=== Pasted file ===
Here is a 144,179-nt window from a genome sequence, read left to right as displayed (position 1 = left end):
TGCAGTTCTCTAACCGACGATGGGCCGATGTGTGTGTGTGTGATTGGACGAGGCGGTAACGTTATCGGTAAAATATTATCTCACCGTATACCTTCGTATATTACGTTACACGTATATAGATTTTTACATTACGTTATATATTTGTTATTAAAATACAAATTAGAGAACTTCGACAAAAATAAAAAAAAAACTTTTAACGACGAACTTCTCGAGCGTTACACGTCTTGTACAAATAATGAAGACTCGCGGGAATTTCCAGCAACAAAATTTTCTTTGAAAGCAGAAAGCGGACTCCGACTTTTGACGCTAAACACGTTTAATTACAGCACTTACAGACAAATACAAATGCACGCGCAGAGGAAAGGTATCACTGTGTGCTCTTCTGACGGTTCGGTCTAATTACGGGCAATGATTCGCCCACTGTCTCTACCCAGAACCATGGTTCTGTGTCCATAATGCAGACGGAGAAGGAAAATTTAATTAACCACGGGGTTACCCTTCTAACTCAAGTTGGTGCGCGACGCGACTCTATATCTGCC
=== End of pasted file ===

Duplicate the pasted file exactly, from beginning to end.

Here is a 144,179-nt window from a genome sequence, read left to right as displayed (position 1 = left end):
TGCAGTTCTCTAACCGACGATGGGCCGATGTGTGTGTGTGTGATTGGACGAGGCGGTAACGTTATCGGTAAAATATTATCTCACCGTATACCTTCGTATATTACGTTACACGTATATAGATTTTTACATTACGTTATATATTTGTTATTAAAATACAAATTAGAGAACTTCGACAAAAATAAAAAAAAAACTTTTAACGACGAACTTCTCGAGCGTTACACGTCTTGTACAAATAATGAAGACTCGCGGGAATTTCCAGCAACAAAATTTTCTTTGAAAGCAGAAAGCGGACTCCGACTTTTGACGCTAAACACGTTTAATTACAGCACTTACAGACAAATACAAATGCACGCGCAGAGGAAAGGTATCACTGTGTGCTCTTCTGACGGTTCGGTCTAATTACGGGCAATGATTCGCCCACTGTCTCTACCCAGAACCATGGTTCTGTGTCCATAATGCAGACGGAGAAGGAAAATTTAATTAACCACGGGGTTACCCTTCTAACTCAAGTTGGTGCGCGACGCGACTCTATATCTGCC